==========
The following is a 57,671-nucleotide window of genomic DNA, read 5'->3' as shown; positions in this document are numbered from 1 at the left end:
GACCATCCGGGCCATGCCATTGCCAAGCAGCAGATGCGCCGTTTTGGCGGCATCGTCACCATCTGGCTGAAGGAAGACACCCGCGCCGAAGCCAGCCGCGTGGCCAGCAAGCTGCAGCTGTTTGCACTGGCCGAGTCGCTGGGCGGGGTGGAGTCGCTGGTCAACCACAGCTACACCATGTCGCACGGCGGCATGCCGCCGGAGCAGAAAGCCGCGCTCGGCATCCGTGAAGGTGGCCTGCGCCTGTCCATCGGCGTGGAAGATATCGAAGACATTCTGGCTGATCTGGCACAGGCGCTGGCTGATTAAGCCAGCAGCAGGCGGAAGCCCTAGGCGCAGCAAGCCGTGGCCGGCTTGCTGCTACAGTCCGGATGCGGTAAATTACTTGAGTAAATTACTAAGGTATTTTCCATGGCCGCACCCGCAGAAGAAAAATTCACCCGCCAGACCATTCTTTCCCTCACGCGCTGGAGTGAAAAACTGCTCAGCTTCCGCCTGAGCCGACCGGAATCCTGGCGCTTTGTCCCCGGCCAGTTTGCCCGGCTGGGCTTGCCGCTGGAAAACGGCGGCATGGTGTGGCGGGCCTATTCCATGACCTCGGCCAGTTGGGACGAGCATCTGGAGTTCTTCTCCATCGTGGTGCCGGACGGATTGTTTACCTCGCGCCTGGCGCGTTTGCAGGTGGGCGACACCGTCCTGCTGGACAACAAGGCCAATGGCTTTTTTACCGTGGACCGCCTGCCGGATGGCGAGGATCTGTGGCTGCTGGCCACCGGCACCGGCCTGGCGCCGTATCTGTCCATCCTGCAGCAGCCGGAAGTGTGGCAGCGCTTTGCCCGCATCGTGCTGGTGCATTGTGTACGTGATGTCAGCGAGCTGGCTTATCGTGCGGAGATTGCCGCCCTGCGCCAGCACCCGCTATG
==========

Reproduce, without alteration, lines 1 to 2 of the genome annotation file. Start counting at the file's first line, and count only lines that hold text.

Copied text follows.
The following is a 57,671-nucleotide window of genomic DNA, read 5'->3' as shown; positions in this document are numbered from 1 at the left end:
GACCATCCGGGCCATGCCATTGCCAAGCAGCAGATGCGCCGTTTTGGCGGCATCGTCACCATCTGGCTGAAGGAAGACACCCGCGCCGAAGCCAGCCGCGTGGCCAGCAAGCTGCAGCTGTTTGCACTGGCCGAGTCGCTGGGCGGGGTGGAGTCGCTGGTCAACCACAGCTACACCATGTCGCACGGCGGCATGCCGCCGGAGCAGAAAGCCGCGCTCGGCATCCGTGAAGGTGGCCTGCGCCTGTCCATCGGCGTGGAAGATATCGAAGACATTCTGGCTGATCTGGCACAGGCGCTGGCTGATTAAGCCAGCAGCAGGCGGAAGCCCTAGGCGCAGCAAGCCGTGGCCGGCTTGCTGCTACAGTCCGGATGCGGTAAATTACTTGAGTAAATTACTAAGGTATTTTCCATGGCCGCACCCGCAGAAGAAAAATTCACCCGCCAGACCATTCTTTCCCTCACGCGCTGGAGTGAAAAACTGCTCAGCTTCCGCCTGAGCCGACCGGAATCCTGGCGCTTTGTCCCCGGCCAGTTTGCCCGGCTGGGCTTGCCGCTGGAAAACGGCGGCATGGTGTGGCGGGCCTATTCCATGACCTCGGCCAGTTGGGACGAGCATCTGGAGTTCTTCTCCATCGTGGTGCCGGACGGATTGTTTACCTCGCGCCTGGCGCGTTTGCAGGTGGGCGACACCGTCCTGCTGGACAACAAGGCCAATGGCTTTTTTACCGTGGACCGCCTGCCGGATGGCGAGGATCTGTGGCTGCTGGCCACCGGCACCGGCCTGGCGCCGTATCTGTCCATCCTGCAGCAGCCGGAAGTGTGGCAGCGCTTTGCCCGCATCGTGCTGGTGCATTGTGTACGTGATGTCAGCGAGCTGGCTTATCGTGCGGAGATTGCCGCCCTGCGCCAGCACCCGCTATG